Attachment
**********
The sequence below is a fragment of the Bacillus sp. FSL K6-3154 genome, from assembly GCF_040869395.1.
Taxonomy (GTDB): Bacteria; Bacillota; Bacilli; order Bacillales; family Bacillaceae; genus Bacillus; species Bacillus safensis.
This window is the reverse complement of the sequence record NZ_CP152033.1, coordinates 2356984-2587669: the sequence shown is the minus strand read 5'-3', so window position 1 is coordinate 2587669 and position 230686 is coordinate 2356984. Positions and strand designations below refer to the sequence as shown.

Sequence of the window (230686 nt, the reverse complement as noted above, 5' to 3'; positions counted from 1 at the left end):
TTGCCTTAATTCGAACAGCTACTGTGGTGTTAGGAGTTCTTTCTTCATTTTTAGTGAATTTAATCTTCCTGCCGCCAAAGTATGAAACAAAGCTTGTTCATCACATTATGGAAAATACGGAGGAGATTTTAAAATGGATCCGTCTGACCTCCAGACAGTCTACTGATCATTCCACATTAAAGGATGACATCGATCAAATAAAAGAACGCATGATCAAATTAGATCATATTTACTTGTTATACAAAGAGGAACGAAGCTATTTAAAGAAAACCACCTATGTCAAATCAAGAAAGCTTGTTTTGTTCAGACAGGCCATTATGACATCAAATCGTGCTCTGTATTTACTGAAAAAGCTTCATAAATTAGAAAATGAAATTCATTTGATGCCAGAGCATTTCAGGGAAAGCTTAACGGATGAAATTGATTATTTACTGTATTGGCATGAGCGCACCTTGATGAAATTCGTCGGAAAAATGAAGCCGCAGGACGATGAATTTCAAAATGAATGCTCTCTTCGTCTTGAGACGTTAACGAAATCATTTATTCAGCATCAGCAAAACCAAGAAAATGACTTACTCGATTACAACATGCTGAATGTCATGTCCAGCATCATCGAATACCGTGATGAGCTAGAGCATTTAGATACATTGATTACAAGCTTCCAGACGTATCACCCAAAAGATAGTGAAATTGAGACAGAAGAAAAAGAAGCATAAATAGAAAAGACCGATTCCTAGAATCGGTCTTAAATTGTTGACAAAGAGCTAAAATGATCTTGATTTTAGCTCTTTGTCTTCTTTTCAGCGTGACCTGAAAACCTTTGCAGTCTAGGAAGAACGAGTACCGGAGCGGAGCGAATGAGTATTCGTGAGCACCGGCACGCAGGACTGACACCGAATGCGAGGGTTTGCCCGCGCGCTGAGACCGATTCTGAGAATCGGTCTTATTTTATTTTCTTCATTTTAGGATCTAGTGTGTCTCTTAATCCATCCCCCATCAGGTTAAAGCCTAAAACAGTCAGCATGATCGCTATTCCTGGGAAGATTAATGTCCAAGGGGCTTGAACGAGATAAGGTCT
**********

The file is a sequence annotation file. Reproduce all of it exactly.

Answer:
The sequence below is a fragment of the Bacillus sp. FSL K6-3154 genome, from assembly GCF_040869395.1.
Taxonomy (GTDB): Bacteria; Bacillota; Bacilli; order Bacillales; family Bacillaceae; genus Bacillus; species Bacillus safensis.
This window is the reverse complement of the sequence record NZ_CP152033.1, coordinates 2356984-2587669: the sequence shown is the minus strand read 5'-3', so window position 1 is coordinate 2587669 and position 230686 is coordinate 2356984. Positions and strand designations below refer to the sequence as shown.

Sequence of the window (230686 nt, the reverse complement as noted above, 5' to 3'; positions counted from 1 at the left end):
TTGCCTTAATTCGAACAGCTACTGTGGTGTTAGGAGTTCTTTCTTCATTTTTAGTGAATTTAATCTTCCTGCCGCCAAAGTATGAAACAAAGCTTGTTCATCACATTATGGAAAATACGGAGGAGATTTTAAAATGGATCCGTCTGACCTCCAGACAGTCTACTGATCATTCCACATTAAAGGATGACATCGATCAAATAAAAGAACGCATGATCAAATTAGATCATATTTACTTGTTATACAAAGAGGAACGAAGCTATTTAAAGAAAACCACCTATGTCAAATCAAGAAAGCTTGTTTTGTTCAGACAGGCCATTATGACATCAAATCGTGCTCTGTATTTACTGAAAAAGCTTCATAAATTAGAAAATGAAATTCATTTGATGCCAGAGCATTTCAGGGAAAGCTTAACGGATGAAATTGATTATTTACTGTATTGGCATGAGCGCACCTTGATGAAATTCGTCGGAAAAATGAAGCCGCAGGACGATGAATTTCAAAATGAATGCTCTCTTCGTCTTGAGACGTTAACGAAATCATTTATTCAGCATCAGCAAAACCAAGAAAATGACTTACTCGATTACAACATGCTGAATGTCATGTCCAGCATCATCGAATACCGTGATGAGCTAGAGCATTTAGATACATTGATTACAAGCTTCCAGACGTATCACCCAAAAGATAGTGAAATTGAGACAGAAGAAAAAGAAGCATAAATAGAAAAGACCGATTCCTAGAATCGGTCTTAAATTGTTGACAAAGAGCTAAAATGATCTTGATTTTAGCTCTTTGTCTTCTTTTCAGCGTGACCTGAAAACCTTTGCAGTCTAGGAAGAACGAGTACCGGAGCGGAGCGAATGAGTATTCGTGAGCACCGGCACGCAGGACTGACACCGAATGCGAGGGTTTGCCCGCGCGCTGAGACCGATTCTGAGAATCGGTCTTATTTTATTTTCTTCATTTTAGGATCTAGTGTGTCTCTTAATCCATCCCCCATCAGGTTAAAGCCTAAAACAGTCAGCATGATCGCTATTCCTGGGAAGATTAATGTCCAAGGGGCTTGAACGAGATAAGGTCT